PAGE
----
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Health Information For Teens
A blood test is when a sample of blood is taken from the body to be tested in a lab. Doctors order blood tests to check things such as the levels of glucose, hemoglobin, or white blood cells. This can help them detect problems like a disease or medical condition. Sometimes, blood tests can help them see how well an organ (such as the liver or kidneys) is working.
The basic metabolic panel (BMP) is a blood test that gives doctors information about the body’s fluid balance, levels of electrolytes like sodium and potassium, and how well the kidneys are working.
A BMP is done to learn information about the levels of:
You may be asked to stop eating and drinking for 8 to 12 hours before a BMP. Tell your doctor about any medicines you take because some drugs might affect the test results. Wearing a T-shirt or short-sleeved shirt can make things easier for you on the day of the test.
Most blood tests take a small amount of blood from a vein. To do that, a health professional will:
Collecting a sample of blood is only temporarily uncomfortable and can feel like a quick pinprick.
Parents usually can stay with their child during a blood test. Try to relax and stay still because tensing muscles can make it harder to draw blood. You might want to look away when the needle is inserted and the blood is collected. Try taking slow deep breaths or singing a favorite song to help you relax.
Most blood tests take just a few minutes. Occasionally, it can be hard to find a vein so the health professional may need to try more than once.
The health professional will remove the elastic band and the needle and cover the area with cotton or a bandage to stop the bleeding. Afterward, there may be some mild bruising, which should go away in a few days.
Blood samples are processed by a machine, and it may take a few hours to a day for the results to be available. If the test results show signs of a problem, the doctor might order other tests to figure out what the problem is and how to treat it.
A basic metabolic panel is a safe procedure with minimal risks. Some teens might feel faint or lightheaded from the test, and a few have a strong fear of needles. If you’re anxious, talk with the doctor before the test about ways to make the procedure easier.
A small bruise or mild soreness around the blood test site is common and can last for a few days. Call your doctor if the discomfort gets worse or lasts longer.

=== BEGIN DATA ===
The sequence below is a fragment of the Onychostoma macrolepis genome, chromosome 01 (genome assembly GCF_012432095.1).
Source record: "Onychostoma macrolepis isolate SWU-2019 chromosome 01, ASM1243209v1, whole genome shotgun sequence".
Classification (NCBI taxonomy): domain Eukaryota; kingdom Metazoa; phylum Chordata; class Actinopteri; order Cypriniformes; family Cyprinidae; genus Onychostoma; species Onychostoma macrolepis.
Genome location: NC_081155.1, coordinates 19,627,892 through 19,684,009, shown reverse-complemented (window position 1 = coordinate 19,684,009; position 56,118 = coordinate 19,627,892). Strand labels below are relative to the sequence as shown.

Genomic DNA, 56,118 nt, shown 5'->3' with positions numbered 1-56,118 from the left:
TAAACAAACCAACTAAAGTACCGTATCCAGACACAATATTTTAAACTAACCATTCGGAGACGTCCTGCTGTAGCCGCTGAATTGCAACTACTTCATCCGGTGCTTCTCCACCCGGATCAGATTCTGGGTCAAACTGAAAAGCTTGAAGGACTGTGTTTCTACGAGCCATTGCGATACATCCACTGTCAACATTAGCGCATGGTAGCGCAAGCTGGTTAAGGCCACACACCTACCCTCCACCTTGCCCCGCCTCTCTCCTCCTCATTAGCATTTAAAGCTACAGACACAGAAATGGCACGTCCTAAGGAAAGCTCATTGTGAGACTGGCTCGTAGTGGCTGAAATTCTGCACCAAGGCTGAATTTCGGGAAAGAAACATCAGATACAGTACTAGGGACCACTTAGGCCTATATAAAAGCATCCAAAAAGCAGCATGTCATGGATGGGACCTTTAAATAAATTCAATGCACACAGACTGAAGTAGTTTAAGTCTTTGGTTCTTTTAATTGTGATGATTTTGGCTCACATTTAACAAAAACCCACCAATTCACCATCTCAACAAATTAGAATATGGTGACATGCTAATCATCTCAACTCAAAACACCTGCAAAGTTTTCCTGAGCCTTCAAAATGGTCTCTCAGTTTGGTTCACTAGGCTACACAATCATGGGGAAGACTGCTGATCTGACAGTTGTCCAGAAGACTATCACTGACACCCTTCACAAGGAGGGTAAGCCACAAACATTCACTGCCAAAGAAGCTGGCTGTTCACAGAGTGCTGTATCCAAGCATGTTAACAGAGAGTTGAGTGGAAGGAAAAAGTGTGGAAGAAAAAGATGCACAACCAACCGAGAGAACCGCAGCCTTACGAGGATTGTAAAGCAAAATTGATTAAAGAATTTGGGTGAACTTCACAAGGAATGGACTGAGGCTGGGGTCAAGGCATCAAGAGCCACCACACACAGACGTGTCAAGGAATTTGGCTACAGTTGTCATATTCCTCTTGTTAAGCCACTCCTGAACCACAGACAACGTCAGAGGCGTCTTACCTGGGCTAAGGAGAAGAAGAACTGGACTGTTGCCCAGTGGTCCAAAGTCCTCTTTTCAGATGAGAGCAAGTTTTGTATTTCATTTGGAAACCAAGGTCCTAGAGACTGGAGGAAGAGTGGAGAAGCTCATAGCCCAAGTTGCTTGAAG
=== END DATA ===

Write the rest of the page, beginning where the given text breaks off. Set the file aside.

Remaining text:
If you have questions about the BMP, speak with your doctor or the health professional doing the blood draw.
This test measures the speed at which red blood cells fall to the bottom of an upright glass test tube. Find out why doctors do it and what’s involved for teens.
If your liver isn’t working properly, it can affect your overall health. Find out why doctors do liver function tests and what’s involved for teens.
A magnesium test looks at levels of the mineral magnesium in a person’s blood. Find out why doctors do this test and what’s involved for teens.
A phosphorus test looks at levels of phosphorus in a person’s blood. Find out why doctors do this test and what’s involved for teens.
Need to get a blood test? An MRI? These videos show what happens in 10 of the most common medical tests.
You’re probably used to answering your doctor’s questions – not asking your own. But it’s your body, so you should be able to ask your doctor questions about anything you’d like. Here are some ideas to get you started.
These videos show what’s involved in getting a blood test and what it’s like to be the person taking the blood sample.
This group of blood tests provides doctors with clues about how the body is working. Find out why doctors do these tests and what’s involved for teens.
This common blood test helps doctors gather information about a person’s blood cells and how they’re working. Find out why doctors do this test and what’s involved for teens.
Find out about the mysterious, life-sustaining fluid called blood.
Visit our Cancer Center for teens to get information and advice on treating and coping with cancer.
Note: All information is for educational purposes only. For specific medical advice, diagnoses, and treatment, consult your doctor.
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